Fresh, seasonal produce is a phrase that gets flung about in almost every food and restaurant story you read. A farm-to-fork experience with FABER at Avondale, however, is impossible be much fresher unless the vegetables are still in their seed form.
A meal at FABER is going to be spectacularly delicious anyway, but you can extend your encounter by booking yourself on a tour of the farm – during which you’ll learn more about the organic and biodynamic principles employed here – as well as a visit to the gardens where chef Dale Stevens will explain the various crops and how he and his team use them in the kitchen. During our visit, he dug a kohlrabi out the ground, rinsed with some water, sliced it on a mandolin, sprinkled it with salt and a squeeze of lemon, and offered it to us to taste. And that, my friends, truly is about as fresh as it can possibly get.
On our meandering around the farm (the journey had begun on a wooden trailer drawn by a tractor), we stopped to see the ducks which take care of the slugs and snails across all 70 hectares of the farm, collected organic eggs from the free-range chickens’ Egg Mobile, and said hello to the Black Angus cattle grazing on the lawn in front of the family homesteads. The farm also supplies organic broiler chickens, ducks and pasture-reared, hormone-free beef to the kitchen from time to time. Anything sourced from beyond the farm comes from carefully researched ethical, small-farm suppliers to ensure the integrity of every dish on the menu.
Back at the restaurant, I was glad to be served the starter as I hadn’t actually picked up my own egg: the dish comprises a 64 degrees C Avondale hen’s egg languishing on a bed of creamed leeks with crunchy pork bits and hazelnuts, and topped with Black Forest ham. In that bowl was every argument in favour of bacon and eggs at any time of the day. Plus it had a green vegetable, so an all-round win.
We’d come from the wine cellar where we tasted the heavenly Anima Chenin 2015, which turned out to be a precursor to even more exceptional wines; the starter was paired with the 2014 Cyclus – a blend of Viognier, Roussanne, Chenin Blanc, Chardonnay and Semillon grapes.
The main course was seared duck breast with beetroot, charred onion, and mustard and buchu dressing. It too was excellent, despite having a tough act to follow. The wine was the 2009 Samsara Syrah, which was extremely difficult to put down. Instead of the dessert of baked lemon polenta cake with white chocolate mousse and passion fruit sorbet, I asked for another glass of the wine. In my world, where wonderful wines are tasted and drunk on a frequent basis, these all boldly stood out, and I’m still having dreams about the Samsara.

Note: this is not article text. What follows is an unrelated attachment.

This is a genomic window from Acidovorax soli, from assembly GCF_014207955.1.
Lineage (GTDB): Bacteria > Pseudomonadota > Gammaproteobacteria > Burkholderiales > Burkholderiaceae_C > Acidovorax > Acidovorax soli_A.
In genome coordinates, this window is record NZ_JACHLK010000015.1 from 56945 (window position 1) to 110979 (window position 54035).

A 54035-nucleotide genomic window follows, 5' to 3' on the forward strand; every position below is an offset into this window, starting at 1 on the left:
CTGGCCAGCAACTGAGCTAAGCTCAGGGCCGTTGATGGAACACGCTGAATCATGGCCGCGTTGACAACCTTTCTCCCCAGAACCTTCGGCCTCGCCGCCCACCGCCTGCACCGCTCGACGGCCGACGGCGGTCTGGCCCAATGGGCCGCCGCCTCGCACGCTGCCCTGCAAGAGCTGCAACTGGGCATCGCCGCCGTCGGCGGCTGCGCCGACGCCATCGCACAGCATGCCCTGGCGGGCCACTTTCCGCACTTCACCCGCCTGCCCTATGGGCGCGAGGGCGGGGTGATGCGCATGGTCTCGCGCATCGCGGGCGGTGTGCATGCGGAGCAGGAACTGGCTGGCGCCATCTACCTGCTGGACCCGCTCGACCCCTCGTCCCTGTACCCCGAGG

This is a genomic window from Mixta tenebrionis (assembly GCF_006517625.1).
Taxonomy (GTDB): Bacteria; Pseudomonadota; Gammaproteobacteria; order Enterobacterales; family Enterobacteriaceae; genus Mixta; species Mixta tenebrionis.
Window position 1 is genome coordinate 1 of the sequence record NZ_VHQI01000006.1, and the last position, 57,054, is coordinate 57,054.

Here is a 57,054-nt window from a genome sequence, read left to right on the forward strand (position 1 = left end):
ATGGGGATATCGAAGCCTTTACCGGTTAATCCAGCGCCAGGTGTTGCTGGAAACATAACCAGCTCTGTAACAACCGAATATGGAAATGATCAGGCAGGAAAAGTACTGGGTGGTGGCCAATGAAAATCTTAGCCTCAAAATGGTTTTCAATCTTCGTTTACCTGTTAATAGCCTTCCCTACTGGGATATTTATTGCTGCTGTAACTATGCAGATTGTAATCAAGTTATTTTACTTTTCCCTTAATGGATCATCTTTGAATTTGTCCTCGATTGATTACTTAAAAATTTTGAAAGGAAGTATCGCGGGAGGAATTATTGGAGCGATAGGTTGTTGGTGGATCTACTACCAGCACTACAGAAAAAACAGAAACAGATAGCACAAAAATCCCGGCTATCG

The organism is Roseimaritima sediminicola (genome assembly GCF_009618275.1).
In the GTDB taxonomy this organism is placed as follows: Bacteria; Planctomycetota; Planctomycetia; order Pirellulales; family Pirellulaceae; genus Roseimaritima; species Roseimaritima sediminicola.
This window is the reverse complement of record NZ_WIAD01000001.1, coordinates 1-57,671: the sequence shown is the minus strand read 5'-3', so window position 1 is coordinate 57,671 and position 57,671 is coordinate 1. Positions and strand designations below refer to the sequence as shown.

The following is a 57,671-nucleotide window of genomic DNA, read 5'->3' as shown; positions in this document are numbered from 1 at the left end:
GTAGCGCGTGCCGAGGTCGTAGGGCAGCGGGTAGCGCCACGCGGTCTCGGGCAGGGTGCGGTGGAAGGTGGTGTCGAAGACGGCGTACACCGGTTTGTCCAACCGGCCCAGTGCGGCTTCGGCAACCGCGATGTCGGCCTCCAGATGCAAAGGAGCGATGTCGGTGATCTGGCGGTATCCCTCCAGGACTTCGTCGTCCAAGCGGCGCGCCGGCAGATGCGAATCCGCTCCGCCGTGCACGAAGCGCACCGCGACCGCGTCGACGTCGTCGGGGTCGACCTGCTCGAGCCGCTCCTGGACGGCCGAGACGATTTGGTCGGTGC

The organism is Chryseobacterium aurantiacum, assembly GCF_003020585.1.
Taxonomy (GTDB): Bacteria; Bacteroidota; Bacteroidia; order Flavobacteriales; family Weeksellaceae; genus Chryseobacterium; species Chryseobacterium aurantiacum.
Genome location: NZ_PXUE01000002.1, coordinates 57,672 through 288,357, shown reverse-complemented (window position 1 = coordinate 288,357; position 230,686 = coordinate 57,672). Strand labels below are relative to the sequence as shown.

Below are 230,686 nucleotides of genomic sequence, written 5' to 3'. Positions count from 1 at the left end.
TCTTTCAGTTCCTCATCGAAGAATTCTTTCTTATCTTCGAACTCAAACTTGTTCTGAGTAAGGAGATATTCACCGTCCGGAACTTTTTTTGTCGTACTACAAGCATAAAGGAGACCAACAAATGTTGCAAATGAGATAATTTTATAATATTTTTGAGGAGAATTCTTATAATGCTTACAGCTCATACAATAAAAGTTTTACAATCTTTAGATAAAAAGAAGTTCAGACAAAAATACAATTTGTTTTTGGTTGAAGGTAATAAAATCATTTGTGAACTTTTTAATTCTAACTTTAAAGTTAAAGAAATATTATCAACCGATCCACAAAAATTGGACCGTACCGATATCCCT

While the food descriptions are lyrical and the presentation artful, the essence of every dish remains as down to earth and wholesomely simple as the origin of the ingredients.
Together with Stevens, Avondale’s proprietor Johnathan Grieve wants to take visitors on an inspirational, thought-provoking journey that celebrates the bountiful goodness of nature. It brings a more in-depth aspect to a visit to the beautiful farm where swarms – really, swarms – of butterflies converge on the flowers in front of the gracious Old Cape-style building which houses the tasting room and FABER (and the cellar below), and the views sweep across the vineyards to Paarl Rock, the silhouette of Table Mountain and the Simonsberg, set against the backdrop of the Klein Drakenstein Mountains.
Here you can learn to better understand, savour and appreciate the origins of good food and wine produced in sync with the rhythms of Mother Nature.
The kitchen at FABER is able to accommodate food allergies and dietary requirements, from vegans and vegetarians to gluten or lactose intolerant, but always appreciates it if dietary exclusions or special requests are made known at the time of booking if possible.
* FABER is open for lunch, Wednesdays to Sundays, noon till 2.30pm; and for dinner, Thursdays to Saturdays.
Advance bookings are recommended. Call 021 202 1219; or send an email to: firstname.lastname@example.org.
Avondale is a 300-year-old family-run farm on Lustigan Road, Klein Drakenstein in Paarl.
Read more by Bianca Coleman